DOHA: The burgeoning consumer demand, underpinned by a projected seven percent year-on-year population growth, Qatar’s headline inflation is expected to go up over the next two years. The population growth would push inflation to four percent in 2014 and 4.5 percent in 2015 on year-on-year. Tight conditions in the residential market will exert upward pressure on rents in the medium-term.
The NBK’s Mena Economic Outlook released yesterday noted rising rental prices and costs in the entertainment, recreation and culture category were the dominant drivers of inflation in Qatar in 2013. However, food price inflation was relatively restrained compared to previous years.
Qatar’s budget and current account surpluses are forecast to narrow over the next two years, to three percent and 23 percent of GDP, respectively. On the fiscal side, expenditure growth will outpace revenue growth due to the impact of lower projected oil prices on hydrocarbon revenues. Exports of manufactured products, receipts from corporate taxes and income from investments are, however, expected to increase substantially in order to catch up with the development plan’s ambitious spending targets.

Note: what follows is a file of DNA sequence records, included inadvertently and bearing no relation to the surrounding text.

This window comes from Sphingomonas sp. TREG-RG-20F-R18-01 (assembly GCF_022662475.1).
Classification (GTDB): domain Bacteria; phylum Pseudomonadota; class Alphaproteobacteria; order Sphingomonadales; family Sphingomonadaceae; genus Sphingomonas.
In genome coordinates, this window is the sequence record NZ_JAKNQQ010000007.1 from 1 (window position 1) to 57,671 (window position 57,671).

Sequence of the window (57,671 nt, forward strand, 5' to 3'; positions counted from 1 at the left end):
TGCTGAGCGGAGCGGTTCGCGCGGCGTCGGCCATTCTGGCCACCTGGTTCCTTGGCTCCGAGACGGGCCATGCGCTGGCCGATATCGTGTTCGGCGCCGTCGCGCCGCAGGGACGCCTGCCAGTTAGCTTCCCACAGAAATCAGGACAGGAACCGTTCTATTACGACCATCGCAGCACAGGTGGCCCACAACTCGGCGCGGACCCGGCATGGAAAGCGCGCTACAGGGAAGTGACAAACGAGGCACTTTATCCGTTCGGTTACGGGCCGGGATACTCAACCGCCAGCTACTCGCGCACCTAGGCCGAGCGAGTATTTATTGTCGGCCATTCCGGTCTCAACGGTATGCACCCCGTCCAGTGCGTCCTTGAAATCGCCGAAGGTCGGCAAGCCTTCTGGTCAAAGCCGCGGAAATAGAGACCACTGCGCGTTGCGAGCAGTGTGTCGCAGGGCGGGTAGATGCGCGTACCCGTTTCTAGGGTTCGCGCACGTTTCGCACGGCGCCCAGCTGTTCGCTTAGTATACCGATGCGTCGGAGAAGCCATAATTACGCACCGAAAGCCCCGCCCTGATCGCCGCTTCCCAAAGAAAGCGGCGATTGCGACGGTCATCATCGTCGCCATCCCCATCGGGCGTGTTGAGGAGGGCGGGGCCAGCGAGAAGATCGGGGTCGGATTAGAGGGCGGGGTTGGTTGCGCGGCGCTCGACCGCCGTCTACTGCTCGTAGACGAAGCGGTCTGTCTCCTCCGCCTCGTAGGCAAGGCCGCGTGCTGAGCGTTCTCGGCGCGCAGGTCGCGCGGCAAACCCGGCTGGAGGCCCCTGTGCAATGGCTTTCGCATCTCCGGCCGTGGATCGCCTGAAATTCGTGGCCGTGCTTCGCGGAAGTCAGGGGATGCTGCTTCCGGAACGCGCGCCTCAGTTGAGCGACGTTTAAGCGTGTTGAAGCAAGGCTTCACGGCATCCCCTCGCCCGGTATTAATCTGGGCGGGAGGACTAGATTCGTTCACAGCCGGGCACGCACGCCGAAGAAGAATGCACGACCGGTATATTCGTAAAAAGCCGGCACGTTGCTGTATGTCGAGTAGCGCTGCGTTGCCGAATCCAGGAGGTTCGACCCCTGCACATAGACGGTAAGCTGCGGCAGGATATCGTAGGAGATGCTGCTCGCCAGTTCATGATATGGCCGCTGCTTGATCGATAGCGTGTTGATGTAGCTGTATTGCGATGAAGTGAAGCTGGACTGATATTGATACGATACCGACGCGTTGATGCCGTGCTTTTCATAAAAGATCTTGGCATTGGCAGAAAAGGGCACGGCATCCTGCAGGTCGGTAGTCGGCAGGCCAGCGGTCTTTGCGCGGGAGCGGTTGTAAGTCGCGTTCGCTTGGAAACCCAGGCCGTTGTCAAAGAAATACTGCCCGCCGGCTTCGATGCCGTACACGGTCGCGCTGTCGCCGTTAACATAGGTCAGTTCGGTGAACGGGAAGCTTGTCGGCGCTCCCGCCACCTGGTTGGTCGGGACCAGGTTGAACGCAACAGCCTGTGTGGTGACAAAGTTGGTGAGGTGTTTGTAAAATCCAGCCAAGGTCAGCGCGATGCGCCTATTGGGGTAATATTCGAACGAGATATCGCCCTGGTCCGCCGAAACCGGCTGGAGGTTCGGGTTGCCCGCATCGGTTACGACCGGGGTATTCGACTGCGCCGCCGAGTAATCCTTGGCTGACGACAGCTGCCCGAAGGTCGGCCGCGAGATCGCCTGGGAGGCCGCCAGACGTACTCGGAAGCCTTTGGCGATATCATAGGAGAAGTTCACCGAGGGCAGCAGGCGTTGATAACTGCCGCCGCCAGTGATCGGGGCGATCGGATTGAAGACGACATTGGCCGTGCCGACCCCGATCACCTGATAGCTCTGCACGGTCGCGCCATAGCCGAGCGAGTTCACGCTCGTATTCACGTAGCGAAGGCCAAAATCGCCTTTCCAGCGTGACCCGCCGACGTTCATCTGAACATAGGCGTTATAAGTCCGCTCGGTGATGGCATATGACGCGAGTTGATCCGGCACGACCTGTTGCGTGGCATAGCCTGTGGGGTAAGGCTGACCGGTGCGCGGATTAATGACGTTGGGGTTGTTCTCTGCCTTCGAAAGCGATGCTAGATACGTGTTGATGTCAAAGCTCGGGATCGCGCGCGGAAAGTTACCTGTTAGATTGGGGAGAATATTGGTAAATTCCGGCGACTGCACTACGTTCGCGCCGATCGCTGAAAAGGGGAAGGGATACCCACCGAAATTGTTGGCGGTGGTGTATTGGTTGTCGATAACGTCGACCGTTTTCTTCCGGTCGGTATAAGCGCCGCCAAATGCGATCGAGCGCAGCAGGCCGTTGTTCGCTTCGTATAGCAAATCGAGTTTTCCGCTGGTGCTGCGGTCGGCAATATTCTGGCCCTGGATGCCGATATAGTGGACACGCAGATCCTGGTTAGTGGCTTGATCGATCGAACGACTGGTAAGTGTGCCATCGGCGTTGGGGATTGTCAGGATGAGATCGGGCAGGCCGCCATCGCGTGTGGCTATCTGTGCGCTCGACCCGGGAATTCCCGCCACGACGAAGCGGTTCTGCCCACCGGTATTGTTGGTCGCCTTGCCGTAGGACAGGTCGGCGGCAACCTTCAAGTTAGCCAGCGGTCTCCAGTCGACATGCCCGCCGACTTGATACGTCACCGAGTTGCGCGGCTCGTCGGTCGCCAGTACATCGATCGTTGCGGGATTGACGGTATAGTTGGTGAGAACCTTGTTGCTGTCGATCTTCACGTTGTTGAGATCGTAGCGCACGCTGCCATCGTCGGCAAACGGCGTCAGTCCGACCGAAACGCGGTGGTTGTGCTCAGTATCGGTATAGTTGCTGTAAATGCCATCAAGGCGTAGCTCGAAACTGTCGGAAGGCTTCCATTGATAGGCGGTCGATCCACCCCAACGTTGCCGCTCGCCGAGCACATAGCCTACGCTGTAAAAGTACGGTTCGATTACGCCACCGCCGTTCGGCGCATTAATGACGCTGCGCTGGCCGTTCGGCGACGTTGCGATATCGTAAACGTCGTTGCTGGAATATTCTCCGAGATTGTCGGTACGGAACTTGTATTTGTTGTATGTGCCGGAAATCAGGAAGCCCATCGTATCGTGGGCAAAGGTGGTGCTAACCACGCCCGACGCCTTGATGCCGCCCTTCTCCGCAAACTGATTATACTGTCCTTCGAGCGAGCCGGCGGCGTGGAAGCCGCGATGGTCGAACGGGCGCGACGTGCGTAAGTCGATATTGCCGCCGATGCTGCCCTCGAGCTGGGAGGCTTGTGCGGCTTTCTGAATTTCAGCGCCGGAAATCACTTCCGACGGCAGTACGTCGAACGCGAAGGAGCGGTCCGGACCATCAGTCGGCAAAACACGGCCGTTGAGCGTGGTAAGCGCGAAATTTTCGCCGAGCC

Qatar faces challenges both unique and common to regional oil exporters as a whole. In the former, the authorities will need to be aware of inflationary impulses associated with double-digit growth (in non-hydrocarbon sector), mounting public debt, largely due to the issuance of bonds, and capacity constraints that have delayed the rollout of the development plan.
On Qatar’s “money and finance’, the report said the broad money supply (M2) continued to expand in 2013, albeit at a slower rate than in 2012, increasing by 15 percent year-on-year in October. Foreign currency deposits continue to play an important part in the broader money picture. Among the drivers, net foreign assets of the banking system increased significantly in 2013, largely on account of overseas investments and credit by commercial banks as well as an increase in the Qatar Central Bank’s (QCB) holding with foreign banks.
Qatar’s credit growth was a robust 18 percent year-o-year as of October 2013, with lending to the public sector outpacing the private sector. Within the private sector, while lending to the real estate and construction sectors slowed in 2013, credit to the consumer sector picked up. Overall credit growth should accelerate further as more development projects are tendered.
The report noted Qatar’s key lending and deposit rates are unlikely to change from their current levels of 4.5 percent and 0.75 percent, respectively, given the need for broad alignment with the US Federal Funds rate in the context of the fixed exchange rate regime.
The Qatar Exchange (QE) Index performed strongly in 2013, increasing by 24 percent year-to-date as of November. Investor sentiment was also given a boost by the inclusion of Qatar in the MSCI and S&P Dow Jones Emerging Markets Indices starting in May and September 2014, respectively. Markets anticipate greater portfolio inflows. This has been one factor in lifting Qatari business optimism to its highest in almost three years.